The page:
All this is taking place while the ruling capitalist parties stand mute, offering no solutions other than further incursions on the quality of life of everyone but the rich. The OWS assemblies overwhelmingly reject the notion—which is cautiously, but steadily, promoted by trade-union misleaders, Democratic Party front groups like MoveOn.org, and NGOs dependent on corporate funding—that the “lesser evil” Democrats are the only alternative.
However, in the absence of a mass independent working-class political alternative, based on a rejuvenated and fighting trade-union movement, there is no doubt that lesser-evilism still finds receptive ears. The U.S. political system is in fact meticulously designed to achieve public support in the electoral arena by constantly counterposing one evil to another—today by purposefully enlisting as candidates a gang of right-wing Republican fanatics in order to facilitate the Democrats and Obama moving as far to the right as the ruling class demands.
In truth, however, it matters not which of the twin parties are in power. Obama has far exceeded his predecessors in the scope and magnitude of cuts in social programs and reactionary policies, not to mention wars and attacks on civil liberties at home. The name of the game is to provide legitimacy to whichever party wins the rigged game, in which the pre-selected multi-billion-dollar-funded candidates of the rich “battle” for the title. As in any serious high-profit gambling casino, the house is always rigged against the people.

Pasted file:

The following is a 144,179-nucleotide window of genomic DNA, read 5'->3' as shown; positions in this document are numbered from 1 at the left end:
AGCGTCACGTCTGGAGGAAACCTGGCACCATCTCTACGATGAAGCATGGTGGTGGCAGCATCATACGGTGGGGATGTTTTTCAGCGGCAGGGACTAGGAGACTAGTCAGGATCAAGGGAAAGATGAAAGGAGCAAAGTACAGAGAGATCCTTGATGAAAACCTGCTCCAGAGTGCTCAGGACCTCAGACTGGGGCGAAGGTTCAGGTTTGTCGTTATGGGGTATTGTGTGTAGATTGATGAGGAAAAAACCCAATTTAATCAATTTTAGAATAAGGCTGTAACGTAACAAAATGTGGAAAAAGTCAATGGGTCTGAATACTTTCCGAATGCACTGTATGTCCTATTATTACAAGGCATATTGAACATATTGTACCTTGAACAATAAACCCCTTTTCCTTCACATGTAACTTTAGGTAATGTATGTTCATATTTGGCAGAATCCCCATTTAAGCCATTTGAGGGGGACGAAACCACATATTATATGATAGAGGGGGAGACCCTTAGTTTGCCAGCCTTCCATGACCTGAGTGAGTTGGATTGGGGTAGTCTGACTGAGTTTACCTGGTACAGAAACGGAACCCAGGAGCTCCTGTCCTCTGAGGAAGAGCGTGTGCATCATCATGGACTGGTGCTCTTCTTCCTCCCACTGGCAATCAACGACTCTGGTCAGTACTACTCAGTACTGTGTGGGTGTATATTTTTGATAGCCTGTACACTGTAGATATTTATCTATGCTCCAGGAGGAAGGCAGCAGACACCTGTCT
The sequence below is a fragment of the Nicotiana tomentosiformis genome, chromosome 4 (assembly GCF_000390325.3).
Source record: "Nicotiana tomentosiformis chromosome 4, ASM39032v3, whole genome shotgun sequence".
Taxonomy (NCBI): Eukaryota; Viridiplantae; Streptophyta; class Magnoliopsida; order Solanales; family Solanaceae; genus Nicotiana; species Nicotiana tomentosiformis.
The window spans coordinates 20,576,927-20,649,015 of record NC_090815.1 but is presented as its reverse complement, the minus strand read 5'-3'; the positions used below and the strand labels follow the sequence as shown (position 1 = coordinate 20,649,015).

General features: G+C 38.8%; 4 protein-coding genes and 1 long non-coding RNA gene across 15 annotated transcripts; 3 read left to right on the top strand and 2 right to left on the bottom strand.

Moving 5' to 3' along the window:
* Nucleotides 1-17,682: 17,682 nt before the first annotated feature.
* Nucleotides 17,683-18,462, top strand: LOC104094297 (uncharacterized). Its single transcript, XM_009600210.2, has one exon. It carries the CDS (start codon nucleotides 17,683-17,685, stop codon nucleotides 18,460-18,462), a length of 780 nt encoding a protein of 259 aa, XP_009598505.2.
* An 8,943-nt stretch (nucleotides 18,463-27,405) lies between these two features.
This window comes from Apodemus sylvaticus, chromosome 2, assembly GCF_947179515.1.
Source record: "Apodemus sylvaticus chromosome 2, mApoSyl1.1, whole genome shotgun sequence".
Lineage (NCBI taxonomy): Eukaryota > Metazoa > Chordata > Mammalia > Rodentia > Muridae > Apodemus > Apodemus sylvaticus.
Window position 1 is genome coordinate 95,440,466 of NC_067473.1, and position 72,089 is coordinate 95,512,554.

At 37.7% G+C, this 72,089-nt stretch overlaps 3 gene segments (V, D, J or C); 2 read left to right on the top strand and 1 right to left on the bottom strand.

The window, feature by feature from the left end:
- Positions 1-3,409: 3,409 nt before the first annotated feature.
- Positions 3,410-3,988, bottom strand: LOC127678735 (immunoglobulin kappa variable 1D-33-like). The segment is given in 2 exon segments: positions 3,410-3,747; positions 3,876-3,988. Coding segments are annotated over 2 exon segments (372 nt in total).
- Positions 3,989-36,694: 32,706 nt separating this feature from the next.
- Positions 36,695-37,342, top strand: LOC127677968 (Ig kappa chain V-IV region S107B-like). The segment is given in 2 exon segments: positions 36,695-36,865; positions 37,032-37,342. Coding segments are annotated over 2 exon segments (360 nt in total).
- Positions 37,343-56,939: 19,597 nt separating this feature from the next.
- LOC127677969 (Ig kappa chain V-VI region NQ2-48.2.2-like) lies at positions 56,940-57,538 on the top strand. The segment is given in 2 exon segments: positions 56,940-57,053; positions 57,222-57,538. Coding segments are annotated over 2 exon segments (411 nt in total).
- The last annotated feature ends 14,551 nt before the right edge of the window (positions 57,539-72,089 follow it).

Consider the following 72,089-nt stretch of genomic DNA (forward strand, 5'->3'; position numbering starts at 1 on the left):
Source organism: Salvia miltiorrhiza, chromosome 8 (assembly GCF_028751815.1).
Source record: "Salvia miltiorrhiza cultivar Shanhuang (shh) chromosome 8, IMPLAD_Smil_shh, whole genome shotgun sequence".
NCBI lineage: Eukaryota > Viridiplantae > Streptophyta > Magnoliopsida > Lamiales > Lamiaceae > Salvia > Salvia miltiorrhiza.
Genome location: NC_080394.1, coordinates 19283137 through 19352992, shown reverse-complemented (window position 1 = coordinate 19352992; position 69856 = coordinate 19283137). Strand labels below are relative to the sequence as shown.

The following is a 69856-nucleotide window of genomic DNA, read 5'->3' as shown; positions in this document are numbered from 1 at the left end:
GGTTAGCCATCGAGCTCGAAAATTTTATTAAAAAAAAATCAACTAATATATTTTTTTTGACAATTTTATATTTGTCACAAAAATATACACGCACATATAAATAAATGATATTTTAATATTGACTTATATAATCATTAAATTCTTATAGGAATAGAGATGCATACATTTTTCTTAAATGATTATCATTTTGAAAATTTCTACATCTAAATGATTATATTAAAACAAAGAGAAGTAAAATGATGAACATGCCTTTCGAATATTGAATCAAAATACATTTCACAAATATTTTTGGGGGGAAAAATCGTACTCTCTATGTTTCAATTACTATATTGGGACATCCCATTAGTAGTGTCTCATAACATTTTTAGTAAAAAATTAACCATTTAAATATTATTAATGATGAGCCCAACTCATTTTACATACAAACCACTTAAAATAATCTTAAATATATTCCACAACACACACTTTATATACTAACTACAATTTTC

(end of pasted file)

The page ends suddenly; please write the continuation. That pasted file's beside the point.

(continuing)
Mid-November marked an important challenge to the Occupy movement when several encampments in major cities were dismembered by mass police force on orders from compliant judges or city officials. These attacks have given further drive to the tactical discussions and debates among Occupy activists, who were already considering measures to deal with the onset of the cold winter months.
One question remains sharply posed to the movement’s ranks and the emerging, but still vaguely defined, leadership: Are the encampments—the physical occupation of public or private space—envisioned as symbolic of the exercise of people’s power, or are they conceived as the actual embodiment of such power, as mini-communes, and as a conquest that must be physically defended lest the movement suffer a major defeat?
Many Occupy activists believe that the government’s obliteration of various occupation sites, as in New York and Oakland, represents a serious setback. Others, more realistically, believe that however important the occupied sites might be, the value of this new movement lies qualitatively more in the unprecedented national political dialogue it has provoked, its emerging radical and anti-capitalist program, and the massive mobilizations that it has engendered.
The movement’s power, it is now clear, lies in its bold ideas and actions and in the reverberation of these in the general population. Tens of thousands of trade unionists, working people, youth, and a broad layer of the oppressed communities flocked to the occupation sites less to confront the police and more to express their solidarity with the bold challenge to the status quo that had been posed.
It must be stated, however, that the physical power, the sheer numbers, of these mass actions in most cases served as an effective deterrent to police interference. It is one thing to remove a small group of occupiers and their tents in the early morning hours but quite another to take on an angry and determined mass of working people—and especially so when they are backed by the formal declarations of support of the nation’s major trade unions, including the national AFL-CIO.